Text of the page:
Most British motorists are in favour of random driver drug and alcohol testing, new research finds.
Road safety charity Brake and insurance company Direct Line surveyed over 1,000 drivers and uncovered that seven in 10 would support random drug and alcohol testing by police. Only one in every 10 respondents claimed to be against the proposal being carried out.
Brake says the ‘levels of drink and drug driving on the roads are increasing’, with deaths in crashes involving a drink driver rising by nine per cent from 2017 to 2017 – from 230 to 250.
Meanwhile, the number of fatal and serious crashes involving the ‘driver/rider impaired by illicit or medicinal drugs’ has gone up by eight per cent over the same period. The figure jumped from 447 to 484 incidents.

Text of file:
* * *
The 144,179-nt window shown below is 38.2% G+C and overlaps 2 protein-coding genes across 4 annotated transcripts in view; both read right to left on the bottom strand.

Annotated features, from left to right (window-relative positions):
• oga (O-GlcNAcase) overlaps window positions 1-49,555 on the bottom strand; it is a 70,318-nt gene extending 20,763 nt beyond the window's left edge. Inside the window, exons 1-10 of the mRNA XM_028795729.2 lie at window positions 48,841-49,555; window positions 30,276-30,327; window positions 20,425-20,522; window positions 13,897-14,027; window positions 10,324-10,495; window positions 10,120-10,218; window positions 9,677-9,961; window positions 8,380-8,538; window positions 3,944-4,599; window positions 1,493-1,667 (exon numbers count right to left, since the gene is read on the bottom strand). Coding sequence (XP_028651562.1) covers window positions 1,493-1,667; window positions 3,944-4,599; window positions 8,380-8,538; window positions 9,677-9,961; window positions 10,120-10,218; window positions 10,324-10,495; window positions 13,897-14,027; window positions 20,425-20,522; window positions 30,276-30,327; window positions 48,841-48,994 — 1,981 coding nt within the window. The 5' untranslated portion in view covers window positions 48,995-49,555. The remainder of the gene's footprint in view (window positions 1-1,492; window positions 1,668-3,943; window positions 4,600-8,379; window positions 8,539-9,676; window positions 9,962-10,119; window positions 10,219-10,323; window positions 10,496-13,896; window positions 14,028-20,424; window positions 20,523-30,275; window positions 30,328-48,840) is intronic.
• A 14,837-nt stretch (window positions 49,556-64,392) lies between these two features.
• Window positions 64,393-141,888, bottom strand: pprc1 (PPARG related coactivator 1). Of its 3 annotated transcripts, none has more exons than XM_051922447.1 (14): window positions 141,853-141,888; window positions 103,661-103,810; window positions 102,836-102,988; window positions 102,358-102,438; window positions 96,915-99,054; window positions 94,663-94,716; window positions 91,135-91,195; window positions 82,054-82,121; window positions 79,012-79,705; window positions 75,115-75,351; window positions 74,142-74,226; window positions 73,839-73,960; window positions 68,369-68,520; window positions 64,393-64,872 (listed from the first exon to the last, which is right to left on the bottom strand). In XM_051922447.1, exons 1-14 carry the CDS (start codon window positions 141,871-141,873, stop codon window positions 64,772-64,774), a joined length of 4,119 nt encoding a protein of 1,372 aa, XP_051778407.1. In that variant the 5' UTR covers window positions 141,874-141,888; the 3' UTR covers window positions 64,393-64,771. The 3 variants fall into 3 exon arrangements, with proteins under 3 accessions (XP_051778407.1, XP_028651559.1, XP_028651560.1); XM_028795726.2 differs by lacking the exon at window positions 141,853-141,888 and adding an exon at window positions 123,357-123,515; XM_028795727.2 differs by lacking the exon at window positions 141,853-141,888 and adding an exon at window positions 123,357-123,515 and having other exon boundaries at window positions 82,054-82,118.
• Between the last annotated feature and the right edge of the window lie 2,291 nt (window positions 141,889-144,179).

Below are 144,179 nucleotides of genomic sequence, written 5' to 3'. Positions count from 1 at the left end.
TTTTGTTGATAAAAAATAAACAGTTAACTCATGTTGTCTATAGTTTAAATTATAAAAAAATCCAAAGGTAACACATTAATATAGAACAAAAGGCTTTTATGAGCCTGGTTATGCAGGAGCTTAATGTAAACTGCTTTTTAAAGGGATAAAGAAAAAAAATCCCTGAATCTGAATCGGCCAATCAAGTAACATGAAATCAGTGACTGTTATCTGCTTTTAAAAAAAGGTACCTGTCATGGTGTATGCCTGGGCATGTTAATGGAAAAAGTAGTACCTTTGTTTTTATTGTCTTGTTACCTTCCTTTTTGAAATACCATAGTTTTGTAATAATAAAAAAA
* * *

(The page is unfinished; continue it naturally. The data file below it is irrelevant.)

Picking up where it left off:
Joshua Harris, director of campaigns for Brake, said: “It’s shocking to see drink and drug driving increasing on our roads, causing untold devastation to families across the country every day.
“We need the next Government to tackle this worrying trend and we call for new police powers to set up vehicle checkpoints to carry out random alcohol and drug tests on the road.”
The charity is also warning drivers about the impact of drink and drugs on driving during this festive season, urging motorists ‘to adopt a zero-tolerance approach to driving impaired’.
Harris added: “Whilst we want people to go out and enjoy themselves, drivers must know that getting behind the wheel after drinking can have potentially devastating consequences.
“Simply put, if you are drinking, don’t drive, and if you must drive, don’t drink.”